As a practice, we are true believers that preventative care and education are the keys to optimal dental health. We strive to provide “dental health care” vs. “disease care”. That is why we focus on thorough exams (regular recall examinations) and routine oral hygiene care (cleanings).
Regular oral exams or “recall examinations” are key to your dental health. Next to brushing and flossing, visiting the dental office is the best thing you can do to maintain your oral health. Recall examinations are designed to prevent dental problems before they start and ensure that existing problems you have do not worsen. How often you go for an examination will depend on your oral health needs. For many people this means a check up every six months. Your dentists may suggest that you visit more or less depending on your oral health and how well you care for your teeth and gums at home.
During your oral exam your dentist will check for:
- Deterioration of fillings, crowns and other dental work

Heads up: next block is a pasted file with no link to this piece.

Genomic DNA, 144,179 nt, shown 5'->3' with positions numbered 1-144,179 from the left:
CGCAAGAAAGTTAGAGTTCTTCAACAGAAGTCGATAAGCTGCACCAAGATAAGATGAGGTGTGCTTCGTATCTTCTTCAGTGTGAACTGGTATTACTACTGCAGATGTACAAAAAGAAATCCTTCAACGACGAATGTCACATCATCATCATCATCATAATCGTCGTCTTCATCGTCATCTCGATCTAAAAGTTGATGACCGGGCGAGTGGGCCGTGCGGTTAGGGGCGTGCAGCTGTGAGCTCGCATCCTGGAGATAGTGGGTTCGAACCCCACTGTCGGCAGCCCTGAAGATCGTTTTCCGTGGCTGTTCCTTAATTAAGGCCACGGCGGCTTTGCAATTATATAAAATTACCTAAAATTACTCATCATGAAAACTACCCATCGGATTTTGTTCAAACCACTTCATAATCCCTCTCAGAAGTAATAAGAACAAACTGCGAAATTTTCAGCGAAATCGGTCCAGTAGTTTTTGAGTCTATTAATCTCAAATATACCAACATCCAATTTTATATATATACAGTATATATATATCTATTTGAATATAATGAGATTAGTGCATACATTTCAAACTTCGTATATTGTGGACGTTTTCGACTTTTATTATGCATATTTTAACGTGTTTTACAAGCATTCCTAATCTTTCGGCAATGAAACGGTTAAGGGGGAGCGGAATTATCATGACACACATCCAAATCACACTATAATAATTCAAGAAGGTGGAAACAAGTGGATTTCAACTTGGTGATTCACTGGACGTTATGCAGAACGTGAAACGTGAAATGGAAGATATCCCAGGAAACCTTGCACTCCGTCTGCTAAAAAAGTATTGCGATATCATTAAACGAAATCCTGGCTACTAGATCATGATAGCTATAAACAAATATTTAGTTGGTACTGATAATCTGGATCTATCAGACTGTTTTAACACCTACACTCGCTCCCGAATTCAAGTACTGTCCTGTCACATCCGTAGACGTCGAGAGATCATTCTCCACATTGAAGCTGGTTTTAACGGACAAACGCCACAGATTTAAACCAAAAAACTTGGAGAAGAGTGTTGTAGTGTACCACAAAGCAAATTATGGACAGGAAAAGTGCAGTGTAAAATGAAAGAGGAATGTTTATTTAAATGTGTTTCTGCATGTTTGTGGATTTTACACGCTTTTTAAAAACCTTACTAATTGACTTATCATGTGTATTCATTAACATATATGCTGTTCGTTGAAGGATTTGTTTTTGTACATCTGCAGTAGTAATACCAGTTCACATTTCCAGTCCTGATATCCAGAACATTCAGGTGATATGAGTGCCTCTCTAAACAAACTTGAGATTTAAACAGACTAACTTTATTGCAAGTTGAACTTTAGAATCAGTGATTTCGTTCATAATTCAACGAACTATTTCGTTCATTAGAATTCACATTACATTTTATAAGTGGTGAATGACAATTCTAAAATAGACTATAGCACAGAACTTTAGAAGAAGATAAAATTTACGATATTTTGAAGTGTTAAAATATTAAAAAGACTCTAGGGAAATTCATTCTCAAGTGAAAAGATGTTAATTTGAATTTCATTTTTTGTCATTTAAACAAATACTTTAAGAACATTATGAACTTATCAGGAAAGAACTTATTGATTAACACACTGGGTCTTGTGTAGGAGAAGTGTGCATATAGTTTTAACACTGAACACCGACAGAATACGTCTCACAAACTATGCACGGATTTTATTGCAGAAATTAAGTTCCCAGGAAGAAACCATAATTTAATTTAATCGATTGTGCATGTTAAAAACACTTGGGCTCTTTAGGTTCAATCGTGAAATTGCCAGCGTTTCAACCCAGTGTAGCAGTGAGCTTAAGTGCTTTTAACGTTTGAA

- Tooth cavities, Root cavities (cavities that form when the gum receeds) and cavities around existing fillings
- Tiny fractures in a tooth
- Impacted wisdom teeth
- Early signs of gum disease
- Early signs of oral cancer
Routine oral hygiene care is basically your “cleaning”. A professional cleaning by your dental hygienist involves scaling and polishing to remove plaque, tarter and stains from your teeth. A cleaning makes your teeth and fillings smooth, so it’s harder for plaque to build up on your teeth. Plaque is a sticky biofilm that builds up on your teeth every day. If plaque is left on your teeth, it hardens and turns into tarter. A professional cleaning is the only way to remove tartar. It cannot be removed with your toothbrush. If left unchecked, tartar can cause gum disease. You may also receive a fluoride treatment as part of your routine cleaning appointment. Fluoride is most critical during the time of development of both primary and permanent teeth. Both children and adults benefit from fluoride, especially those that have a tendency to develop cavities. Research has proven that topical fluoride is important in fighting tooth decay and strengthening developing teeth.